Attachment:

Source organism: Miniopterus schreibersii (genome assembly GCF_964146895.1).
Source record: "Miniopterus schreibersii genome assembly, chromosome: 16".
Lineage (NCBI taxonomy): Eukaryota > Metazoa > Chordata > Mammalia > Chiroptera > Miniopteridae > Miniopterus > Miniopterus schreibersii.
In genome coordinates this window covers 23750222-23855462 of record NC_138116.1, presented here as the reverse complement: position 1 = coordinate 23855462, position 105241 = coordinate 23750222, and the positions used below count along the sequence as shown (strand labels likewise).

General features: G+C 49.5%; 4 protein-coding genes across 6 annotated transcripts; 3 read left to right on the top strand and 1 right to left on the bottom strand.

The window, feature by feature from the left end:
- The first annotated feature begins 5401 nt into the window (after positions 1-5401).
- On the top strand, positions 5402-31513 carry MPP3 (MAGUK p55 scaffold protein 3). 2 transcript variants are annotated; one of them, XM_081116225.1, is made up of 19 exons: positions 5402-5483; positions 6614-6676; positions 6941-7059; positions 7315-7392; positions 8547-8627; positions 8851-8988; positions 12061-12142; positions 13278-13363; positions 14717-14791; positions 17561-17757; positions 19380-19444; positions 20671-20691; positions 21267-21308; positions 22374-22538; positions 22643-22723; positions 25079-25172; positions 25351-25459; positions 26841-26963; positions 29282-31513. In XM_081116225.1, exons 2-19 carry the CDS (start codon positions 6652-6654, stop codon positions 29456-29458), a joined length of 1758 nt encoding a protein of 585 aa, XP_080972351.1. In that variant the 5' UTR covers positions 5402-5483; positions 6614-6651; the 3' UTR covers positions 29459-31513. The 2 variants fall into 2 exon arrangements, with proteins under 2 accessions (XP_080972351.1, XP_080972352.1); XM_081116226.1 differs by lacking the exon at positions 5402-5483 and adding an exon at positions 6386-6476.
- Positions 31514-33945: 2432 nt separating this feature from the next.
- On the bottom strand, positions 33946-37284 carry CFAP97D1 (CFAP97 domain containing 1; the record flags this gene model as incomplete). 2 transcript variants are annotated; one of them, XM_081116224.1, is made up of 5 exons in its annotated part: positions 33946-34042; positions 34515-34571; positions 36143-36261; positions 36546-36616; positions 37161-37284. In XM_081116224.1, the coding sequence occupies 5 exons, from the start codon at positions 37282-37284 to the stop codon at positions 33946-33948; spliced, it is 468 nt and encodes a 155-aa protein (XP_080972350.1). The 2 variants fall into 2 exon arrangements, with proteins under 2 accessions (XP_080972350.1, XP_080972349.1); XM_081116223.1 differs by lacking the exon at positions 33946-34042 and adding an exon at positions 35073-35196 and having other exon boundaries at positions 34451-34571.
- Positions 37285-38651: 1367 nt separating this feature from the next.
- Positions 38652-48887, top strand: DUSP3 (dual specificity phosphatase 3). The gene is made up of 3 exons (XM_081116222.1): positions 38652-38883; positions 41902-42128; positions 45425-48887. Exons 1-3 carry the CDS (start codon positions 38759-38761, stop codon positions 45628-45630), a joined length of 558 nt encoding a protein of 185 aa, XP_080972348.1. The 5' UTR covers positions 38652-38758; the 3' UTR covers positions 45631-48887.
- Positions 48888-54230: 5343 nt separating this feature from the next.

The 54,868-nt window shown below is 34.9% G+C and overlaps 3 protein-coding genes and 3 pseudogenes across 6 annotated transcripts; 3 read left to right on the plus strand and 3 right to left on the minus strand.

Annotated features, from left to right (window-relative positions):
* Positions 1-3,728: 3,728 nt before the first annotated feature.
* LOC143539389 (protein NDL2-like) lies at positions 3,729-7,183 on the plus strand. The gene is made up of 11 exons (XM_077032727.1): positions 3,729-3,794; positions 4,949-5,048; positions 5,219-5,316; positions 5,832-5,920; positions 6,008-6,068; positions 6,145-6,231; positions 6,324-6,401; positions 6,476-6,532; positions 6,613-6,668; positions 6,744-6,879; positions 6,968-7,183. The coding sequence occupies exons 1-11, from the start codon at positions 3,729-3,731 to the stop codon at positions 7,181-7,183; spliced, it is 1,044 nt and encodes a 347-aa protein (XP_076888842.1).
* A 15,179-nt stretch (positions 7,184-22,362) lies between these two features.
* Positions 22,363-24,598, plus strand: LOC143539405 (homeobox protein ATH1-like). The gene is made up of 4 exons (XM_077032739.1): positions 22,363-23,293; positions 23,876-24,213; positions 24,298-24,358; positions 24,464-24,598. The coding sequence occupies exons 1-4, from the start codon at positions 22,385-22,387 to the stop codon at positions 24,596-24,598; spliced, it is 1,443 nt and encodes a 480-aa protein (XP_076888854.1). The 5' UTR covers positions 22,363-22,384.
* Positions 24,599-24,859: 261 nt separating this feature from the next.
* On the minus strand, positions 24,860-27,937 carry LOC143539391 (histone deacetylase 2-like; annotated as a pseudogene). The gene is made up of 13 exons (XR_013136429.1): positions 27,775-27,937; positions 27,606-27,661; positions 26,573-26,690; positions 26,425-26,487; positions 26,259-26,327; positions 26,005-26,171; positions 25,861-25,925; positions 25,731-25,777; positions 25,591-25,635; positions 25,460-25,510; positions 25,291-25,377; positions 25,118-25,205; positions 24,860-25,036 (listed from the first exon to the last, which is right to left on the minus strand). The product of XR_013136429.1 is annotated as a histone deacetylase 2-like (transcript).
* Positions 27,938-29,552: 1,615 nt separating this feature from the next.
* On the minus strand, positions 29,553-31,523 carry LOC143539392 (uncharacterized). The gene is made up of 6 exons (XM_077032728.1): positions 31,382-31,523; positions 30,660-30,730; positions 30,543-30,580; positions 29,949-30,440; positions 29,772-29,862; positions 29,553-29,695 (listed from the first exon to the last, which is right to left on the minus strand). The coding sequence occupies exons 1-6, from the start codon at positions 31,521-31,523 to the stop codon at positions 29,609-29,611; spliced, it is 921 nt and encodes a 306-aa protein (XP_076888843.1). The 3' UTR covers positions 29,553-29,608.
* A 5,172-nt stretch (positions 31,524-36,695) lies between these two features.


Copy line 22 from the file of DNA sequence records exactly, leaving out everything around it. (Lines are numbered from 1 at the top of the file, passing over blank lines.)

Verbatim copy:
* Positions 27,938-29,552: 1,615 nt separating this feature from the next.